Workers at the Autoeuropa car assembly plant in Palmela, just south of Lisbon, staged a 24-hour strike this week for the first time in the company’s 25-year history. The plant is one of the biggest drivers of the Portuguese economy, producing roughly one percent of the country’s wealth.
The action, which started on Tuesday night and lasted through Wednesday, was staged against having to work an extra day for the next two years.
Around three thousand plant workers met on Monday evening to discuss the action, which came after the plant’s management said it would become compulsory for them to work Saturdays to assemble the new Volkswagen T-Roc model in the coming years, a move which according to reports could have been given to other countries.
Autoeuropa had offered workers a salary increase of 16 percent along with a bonus of 175 euros a month and an additional day of leave per month, but this was refused by three-quarters of workers who backed a decision to strike instead.
The day-long industrial action is estimated to have cost Autoeuropa five million euros in lost revenue.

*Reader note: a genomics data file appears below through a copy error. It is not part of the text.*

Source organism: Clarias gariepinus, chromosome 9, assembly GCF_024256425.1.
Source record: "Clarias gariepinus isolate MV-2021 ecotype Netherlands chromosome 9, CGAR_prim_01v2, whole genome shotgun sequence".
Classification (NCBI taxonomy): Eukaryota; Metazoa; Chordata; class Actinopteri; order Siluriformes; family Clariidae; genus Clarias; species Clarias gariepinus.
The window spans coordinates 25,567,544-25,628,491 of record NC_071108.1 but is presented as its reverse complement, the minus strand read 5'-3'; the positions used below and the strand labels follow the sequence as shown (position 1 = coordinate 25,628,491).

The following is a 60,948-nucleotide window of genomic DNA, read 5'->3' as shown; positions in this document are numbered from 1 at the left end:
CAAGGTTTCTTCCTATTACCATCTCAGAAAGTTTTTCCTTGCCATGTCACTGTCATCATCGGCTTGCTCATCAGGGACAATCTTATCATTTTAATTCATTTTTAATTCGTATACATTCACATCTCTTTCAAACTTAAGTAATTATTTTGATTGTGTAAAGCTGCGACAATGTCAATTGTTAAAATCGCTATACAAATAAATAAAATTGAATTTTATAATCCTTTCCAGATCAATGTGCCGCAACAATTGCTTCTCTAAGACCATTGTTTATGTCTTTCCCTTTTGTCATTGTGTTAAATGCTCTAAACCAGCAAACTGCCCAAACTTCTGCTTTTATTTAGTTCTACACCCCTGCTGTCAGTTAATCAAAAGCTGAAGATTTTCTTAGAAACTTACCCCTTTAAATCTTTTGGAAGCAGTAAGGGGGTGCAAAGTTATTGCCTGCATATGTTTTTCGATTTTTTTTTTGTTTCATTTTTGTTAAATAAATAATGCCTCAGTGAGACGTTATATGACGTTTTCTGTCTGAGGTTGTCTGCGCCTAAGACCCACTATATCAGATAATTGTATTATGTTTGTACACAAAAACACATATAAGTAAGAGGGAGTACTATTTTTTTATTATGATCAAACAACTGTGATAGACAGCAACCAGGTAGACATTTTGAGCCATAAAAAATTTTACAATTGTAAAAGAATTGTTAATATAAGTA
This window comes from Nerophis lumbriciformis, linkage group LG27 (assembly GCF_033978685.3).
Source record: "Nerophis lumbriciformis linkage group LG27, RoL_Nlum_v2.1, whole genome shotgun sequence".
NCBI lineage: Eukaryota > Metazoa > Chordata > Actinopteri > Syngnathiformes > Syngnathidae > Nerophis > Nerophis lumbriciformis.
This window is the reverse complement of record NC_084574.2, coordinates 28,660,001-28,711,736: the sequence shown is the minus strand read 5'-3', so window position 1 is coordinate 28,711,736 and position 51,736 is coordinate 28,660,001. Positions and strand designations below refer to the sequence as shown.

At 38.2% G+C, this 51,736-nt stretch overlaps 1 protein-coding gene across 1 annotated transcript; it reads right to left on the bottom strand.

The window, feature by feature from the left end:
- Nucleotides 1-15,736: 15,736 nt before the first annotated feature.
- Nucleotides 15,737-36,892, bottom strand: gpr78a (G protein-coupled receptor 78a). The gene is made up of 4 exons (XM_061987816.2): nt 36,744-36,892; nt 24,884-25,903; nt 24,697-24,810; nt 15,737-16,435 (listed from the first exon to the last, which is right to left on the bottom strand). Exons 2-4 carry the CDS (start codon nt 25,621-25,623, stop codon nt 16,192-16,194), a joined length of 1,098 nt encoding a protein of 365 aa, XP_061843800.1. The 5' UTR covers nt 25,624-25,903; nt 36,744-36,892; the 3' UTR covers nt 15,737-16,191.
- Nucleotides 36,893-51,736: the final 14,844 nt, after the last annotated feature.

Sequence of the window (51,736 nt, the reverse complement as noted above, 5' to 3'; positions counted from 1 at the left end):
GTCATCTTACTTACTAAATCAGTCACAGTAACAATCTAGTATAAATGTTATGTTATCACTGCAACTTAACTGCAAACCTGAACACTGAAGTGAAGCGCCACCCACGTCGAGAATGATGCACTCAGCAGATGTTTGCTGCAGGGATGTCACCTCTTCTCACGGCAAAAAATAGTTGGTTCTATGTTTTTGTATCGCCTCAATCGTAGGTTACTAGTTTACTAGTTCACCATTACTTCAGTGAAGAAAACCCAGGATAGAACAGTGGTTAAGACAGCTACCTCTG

The new timetable will only come into effect next February, with workers set to have further discussions with the company, but only after 3 October, when a new labour commission is elected.
Sceptical observers have said these upcoming elections are an integral part of this strike action, with union leaders looking to harness support in the run-up to the ballot.
But some workers have said the compensation being paid to work on Saturdays is irrelevant, as they will now have very limited time to spend with their families.
But former union leader António Chora has challenged the complaints being logged by workers, saying that the assembly of the new model was accepted back in 2015 on the condition that shifts be increased.
“At the time, nobody opposed this condition”, set out by Volkswagen to secure the annual production of 240,000 cars of the new model.